Fear for the Finish Line: Why it Matters All Through - School Contents

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Tuesday, 11 June 2019

Fear for the Finish Line: Why it Matters All Through

Image credit @ Pixels
The finish line, as opposed to the start line, is the point marking the end of a racecourse. And that’s in the on-the-field athletic competition. Finish line also applies to education race, business race, family race and more.

No matter how good or bad we start that race; the room is still opened to make it better or worse.
Most people start well in life. Their parents and guardians have been so helpful. Nature has blessed them by genes.

Some parents and guardians have managed to cheat nature having found out that nature has not really favoured them and consequently the children. Such parents had chosen to create enabling the environment to support their children perhaps by following the professional recommendations.

These accumulated efforts have really pay off; bringing the best out of a child. The child becomes the best or one of the best in his class - he’s recognised by teachers and counterparts as academically unbeatable.

As time passes, such a child may end up using wrong nurture (usually acquired later in life) to break the chain which nature and early nurture had blessed him with. Such a child ends up among the wrong peers and environment where he accumulates new but wrong education which eventually leads him astray. Hence, a very good start ends at a poor ending.

It is a painful experience when you, after becoming successful in life, come across a childhood friend or mate, who, at your primary or secondary classes, you could hope will become a doctor, professor or scholar in the future, but ends up a thug or an irresponsible follow.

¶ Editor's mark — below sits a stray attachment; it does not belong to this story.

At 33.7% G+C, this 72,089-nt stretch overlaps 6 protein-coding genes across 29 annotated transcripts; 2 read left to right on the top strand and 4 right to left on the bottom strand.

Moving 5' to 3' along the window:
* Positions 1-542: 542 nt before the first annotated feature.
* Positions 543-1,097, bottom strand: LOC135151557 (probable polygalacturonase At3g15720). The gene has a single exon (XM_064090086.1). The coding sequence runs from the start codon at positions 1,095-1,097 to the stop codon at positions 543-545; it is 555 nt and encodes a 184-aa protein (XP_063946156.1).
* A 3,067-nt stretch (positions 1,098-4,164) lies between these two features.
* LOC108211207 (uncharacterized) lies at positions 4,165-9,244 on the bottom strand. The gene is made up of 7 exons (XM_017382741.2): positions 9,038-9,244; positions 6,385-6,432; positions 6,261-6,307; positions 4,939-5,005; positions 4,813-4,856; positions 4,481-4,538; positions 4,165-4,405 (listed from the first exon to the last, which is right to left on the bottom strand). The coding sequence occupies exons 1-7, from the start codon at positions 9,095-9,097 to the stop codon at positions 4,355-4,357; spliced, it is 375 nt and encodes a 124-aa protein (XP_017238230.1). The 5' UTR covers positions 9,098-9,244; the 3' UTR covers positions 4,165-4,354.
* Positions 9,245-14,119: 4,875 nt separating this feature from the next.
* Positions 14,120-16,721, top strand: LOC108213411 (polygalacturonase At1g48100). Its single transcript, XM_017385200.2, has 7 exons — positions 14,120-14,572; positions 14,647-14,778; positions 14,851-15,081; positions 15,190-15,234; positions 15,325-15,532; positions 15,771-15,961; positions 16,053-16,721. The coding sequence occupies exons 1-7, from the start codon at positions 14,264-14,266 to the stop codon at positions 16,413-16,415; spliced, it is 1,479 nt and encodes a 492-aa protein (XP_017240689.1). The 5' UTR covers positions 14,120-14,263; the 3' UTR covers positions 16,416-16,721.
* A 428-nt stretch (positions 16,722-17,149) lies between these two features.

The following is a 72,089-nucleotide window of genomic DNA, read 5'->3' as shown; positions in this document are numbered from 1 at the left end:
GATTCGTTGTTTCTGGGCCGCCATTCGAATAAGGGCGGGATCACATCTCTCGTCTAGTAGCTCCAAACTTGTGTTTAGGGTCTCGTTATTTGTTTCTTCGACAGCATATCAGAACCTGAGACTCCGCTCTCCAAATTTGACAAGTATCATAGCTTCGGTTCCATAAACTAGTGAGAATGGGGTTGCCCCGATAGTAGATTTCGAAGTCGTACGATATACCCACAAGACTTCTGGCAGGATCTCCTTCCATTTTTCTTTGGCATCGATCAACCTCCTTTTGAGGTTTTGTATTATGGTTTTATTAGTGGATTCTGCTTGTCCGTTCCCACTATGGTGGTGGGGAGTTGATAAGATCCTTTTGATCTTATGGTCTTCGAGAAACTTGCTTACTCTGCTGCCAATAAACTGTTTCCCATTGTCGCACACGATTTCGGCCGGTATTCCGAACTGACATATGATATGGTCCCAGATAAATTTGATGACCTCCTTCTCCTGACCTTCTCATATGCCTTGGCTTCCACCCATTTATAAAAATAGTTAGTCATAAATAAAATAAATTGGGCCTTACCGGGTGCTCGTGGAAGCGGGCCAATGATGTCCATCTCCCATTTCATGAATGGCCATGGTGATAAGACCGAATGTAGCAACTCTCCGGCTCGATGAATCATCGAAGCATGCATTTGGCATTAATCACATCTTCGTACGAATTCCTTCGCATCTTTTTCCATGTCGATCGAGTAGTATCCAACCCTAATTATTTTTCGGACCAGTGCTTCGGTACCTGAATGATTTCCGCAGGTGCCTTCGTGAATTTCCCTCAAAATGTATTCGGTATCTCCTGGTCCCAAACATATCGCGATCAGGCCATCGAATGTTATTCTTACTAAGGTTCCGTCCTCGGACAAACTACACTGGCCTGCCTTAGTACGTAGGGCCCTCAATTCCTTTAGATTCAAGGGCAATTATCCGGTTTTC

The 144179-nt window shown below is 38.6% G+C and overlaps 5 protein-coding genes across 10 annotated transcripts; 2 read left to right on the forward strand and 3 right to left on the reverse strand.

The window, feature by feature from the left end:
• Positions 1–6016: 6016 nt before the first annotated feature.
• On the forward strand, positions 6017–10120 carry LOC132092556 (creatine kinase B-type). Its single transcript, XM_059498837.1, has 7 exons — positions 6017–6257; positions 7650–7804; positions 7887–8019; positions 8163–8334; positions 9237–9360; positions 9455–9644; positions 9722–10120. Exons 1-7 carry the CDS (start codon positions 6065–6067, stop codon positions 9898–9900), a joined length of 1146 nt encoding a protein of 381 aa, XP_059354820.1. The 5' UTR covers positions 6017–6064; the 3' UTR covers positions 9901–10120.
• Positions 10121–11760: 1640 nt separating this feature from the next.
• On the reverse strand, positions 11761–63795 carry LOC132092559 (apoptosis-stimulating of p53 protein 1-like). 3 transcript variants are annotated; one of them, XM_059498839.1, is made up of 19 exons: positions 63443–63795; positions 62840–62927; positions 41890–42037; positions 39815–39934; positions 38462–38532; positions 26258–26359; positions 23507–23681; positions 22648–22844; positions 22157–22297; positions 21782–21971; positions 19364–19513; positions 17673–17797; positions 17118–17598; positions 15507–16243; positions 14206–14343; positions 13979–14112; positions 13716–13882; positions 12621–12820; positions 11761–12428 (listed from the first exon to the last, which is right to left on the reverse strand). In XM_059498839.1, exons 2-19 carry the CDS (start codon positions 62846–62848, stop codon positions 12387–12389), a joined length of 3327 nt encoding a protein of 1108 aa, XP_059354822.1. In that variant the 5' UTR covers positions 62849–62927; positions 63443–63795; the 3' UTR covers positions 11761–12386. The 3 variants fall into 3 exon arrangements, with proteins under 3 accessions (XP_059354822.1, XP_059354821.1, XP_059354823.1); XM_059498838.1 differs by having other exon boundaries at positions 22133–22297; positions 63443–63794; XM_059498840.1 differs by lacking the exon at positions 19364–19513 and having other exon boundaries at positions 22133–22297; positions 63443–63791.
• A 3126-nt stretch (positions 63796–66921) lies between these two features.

These kinds of scenarios are common around us.

We can mistakenly blame parents and guardians for this finish line anyway. Yet, there’s need to critically look into why, as most of these failed fellows can spare the parents of their failure.

This is because peer group influence, which parents and guardian may have little or no control over results into later-time poor academic performance or life outcome in general.

Even though we consciously or sometimes unconsciously walk the paths that take us towards (or apart from) the dreamed future, what we get involved with will EVENTUALLY make our journey either better or worse.

I was good in primary school, such that in each class from 1 to 6, I was made the class captain. But in the final year, I wasn’t as good as one friend who was made the senior prefect boy from another class. I was then given one of the less competitive positions – the assistant school janitor.

I didn’t like this but my friend deserved to be the senior prefect boy. Since there's nothing I could do about it, I gave in and did what I was selected to do.

But there's another thing I did. I promised myself that by secondary school, I would be my school's senior prefect boy.

Fortunately, I was in a school different from my friend’s. The two schools weren’t that far from each other though. Hence I was able to monitor him for awhile.

Even though he started well, he didn’t do well in secondary school. I didn’t know why. Seriously, I didn’t know - perhaps because I wasn’t that close to him those years.

But what I could say a few words about was that he’d been negatively influenced by friends. I knew some of his closest mates who were notorious as he.

As I'd promised myself, I became my school's senior prefect boy, the same year he was known to be the most difficult guy to play with at the other school. He occasionally fought his mates and teachers. You know what happened when you did that?

What a finish line?

Studies have attributed most successes in lives to “making up one's mind”. Decision! When I promised myself at primary six, what I did was set a goal. Ever since then, I use promising myself as a goal-setting strategy.

My position is, it's a good idea to challenge ourselves and compete with people who are better. How you started didn’t really matter, what matters is how you continue now, which may lead to a better or worse ending.

If you enjoy this episode, share with a friend or family. You can touch lives with it.

Go back to Episode 4 or Proceed to Episode 6

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